Practicing with Children

The Arborist’s Long View

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~ by Andrew Tash

Not too long ago, I awoke from a dream of an orchard and it felt like I’d been there before. And in that dream-awareness that comes when the narrator starts talking, I realized that I had been. I’d seen these as mere twigs poking out from their root stocks. But now these were tall trees with flowers and fruiting and I remembered shaping them through the years. And as I stood in recognition of my labor, peace filled my soul.

While the metaphor has limitations, I’ve come to see parenting as growing trees. You graft in trees to a root stock, plant them giving each enough space for what they’ll become, and while in the early days/years it’s easy to confuse one with another — they all look similar, but you can see at their heart some key differences —  eventually you begin to see each plant as its own creation with its own future and shape, and then you wonder, “How can I help shape you so you are fruitful, healthy, and lovely?” The imprint is borne of the soul of that tree. It’s an amalgam of what do I know about life (which sometimes as a young arborist isn’t a whole lot) and a genuine exploration of the tree’s permutations and nature. And then you mentally imprint that snapshot and every year you come back to prune. You recall that tree and that imprint of the future and work at getting the tree to blossom, fruit, and not get in its own way.

Of course there are outside factors. Soil, wind, sun, rain, and I’m sure they have their metaphorical equivalents: friends, school, scrapes, accidents, broken limbs, broken hearts, and such. All of these affect the trees and my kiddos. But after the tears or the hospital visit, I try to reset my sight and see what’s the heart here? What shape comes from how he or she is growing and again. How can I best help?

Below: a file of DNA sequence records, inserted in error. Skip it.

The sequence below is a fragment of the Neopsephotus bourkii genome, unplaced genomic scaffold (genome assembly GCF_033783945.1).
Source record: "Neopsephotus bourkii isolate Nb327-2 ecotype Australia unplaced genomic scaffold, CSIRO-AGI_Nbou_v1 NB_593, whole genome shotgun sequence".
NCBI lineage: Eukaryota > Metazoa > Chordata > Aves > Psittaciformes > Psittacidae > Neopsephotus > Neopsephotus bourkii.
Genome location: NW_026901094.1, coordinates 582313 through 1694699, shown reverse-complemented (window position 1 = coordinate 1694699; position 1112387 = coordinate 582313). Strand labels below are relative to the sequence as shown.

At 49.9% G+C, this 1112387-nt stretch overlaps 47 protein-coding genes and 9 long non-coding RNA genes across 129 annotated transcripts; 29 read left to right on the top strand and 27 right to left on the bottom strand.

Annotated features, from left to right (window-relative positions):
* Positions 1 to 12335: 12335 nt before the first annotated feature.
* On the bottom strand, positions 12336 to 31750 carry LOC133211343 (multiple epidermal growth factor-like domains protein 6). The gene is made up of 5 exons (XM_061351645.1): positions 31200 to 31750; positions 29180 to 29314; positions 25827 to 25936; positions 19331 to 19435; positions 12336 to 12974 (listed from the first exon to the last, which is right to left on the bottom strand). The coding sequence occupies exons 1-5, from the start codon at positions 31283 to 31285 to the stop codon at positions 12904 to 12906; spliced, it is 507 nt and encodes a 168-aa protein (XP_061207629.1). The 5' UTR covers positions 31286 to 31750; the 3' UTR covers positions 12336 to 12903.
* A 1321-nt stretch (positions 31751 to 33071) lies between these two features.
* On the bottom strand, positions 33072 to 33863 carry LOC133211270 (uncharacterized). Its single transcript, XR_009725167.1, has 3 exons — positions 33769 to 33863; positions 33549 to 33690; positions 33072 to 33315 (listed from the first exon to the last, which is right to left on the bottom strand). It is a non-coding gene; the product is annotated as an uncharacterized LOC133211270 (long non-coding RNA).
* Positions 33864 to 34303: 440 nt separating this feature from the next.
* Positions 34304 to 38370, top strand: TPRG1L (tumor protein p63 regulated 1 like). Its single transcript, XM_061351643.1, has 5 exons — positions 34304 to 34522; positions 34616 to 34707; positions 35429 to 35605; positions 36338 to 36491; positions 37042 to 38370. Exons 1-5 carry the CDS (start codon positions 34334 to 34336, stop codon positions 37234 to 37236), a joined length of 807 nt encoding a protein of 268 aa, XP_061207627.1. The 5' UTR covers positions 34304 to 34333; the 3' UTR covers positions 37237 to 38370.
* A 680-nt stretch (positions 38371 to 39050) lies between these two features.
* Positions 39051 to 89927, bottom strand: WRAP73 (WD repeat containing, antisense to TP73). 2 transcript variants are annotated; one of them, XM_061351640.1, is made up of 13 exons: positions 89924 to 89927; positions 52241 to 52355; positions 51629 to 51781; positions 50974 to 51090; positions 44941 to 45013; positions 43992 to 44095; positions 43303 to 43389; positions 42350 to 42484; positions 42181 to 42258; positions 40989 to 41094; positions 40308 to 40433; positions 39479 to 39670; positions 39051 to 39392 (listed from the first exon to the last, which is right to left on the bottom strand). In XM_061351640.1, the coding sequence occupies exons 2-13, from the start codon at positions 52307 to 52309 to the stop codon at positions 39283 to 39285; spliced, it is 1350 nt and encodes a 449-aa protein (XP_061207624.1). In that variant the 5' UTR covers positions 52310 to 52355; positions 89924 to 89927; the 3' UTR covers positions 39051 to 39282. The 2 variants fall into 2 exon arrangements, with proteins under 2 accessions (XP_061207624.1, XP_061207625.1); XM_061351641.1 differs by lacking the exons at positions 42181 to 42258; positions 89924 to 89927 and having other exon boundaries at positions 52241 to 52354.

I’ve worked in apple and peach orchards. And I’ve been continually stunned by how when I look at one tree and really reflect on its form how a vision emerges of what that tree can look like once it’s grown. Of course, I’m reminded of the quote from Michelangelo about how he creates his sculptures, “I saw the angel in the marble and carved until I set him free.” As parents, we do the same. Take time to look on the heart of your child and see how best to help them grow.

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One of my favorite plants is the hibiscus. Seven years ago, on Father’s Day, I was gifted this little twig of an hibiscus with a couple of green leaves. As I’ve watered, repotted, and nurtured it I’ve watched it grow and take on a shape that feels natural, although some places where small limbs started, I pruned them back so it could dedicate energy to flowering and strengthening its main branches. Slowly, gradually it has blossomed and is something I take pride in seeing.

My own children are now in and nearing their 20s and what I’m surrounded by when they’re home are people that I really enjoy being around. Of course they have some sibling rivalries and after years of growing near each other they can “rub branches” and leave a little mark, but their hearts are precious.

Whether an arborist or a parent, you are working something that will grow on its own, in its own way, whether you’re active in its life or not. There are few days off. However, as a slight contradiction, you don’t have to be on Every.Single.Day. I’ll also say this, if you make a mistake – don’t water at the right time, prune back a branch too far, ignore spacing, speak unkindly – it’s okay. You don’t have to start again at the beginning every time.

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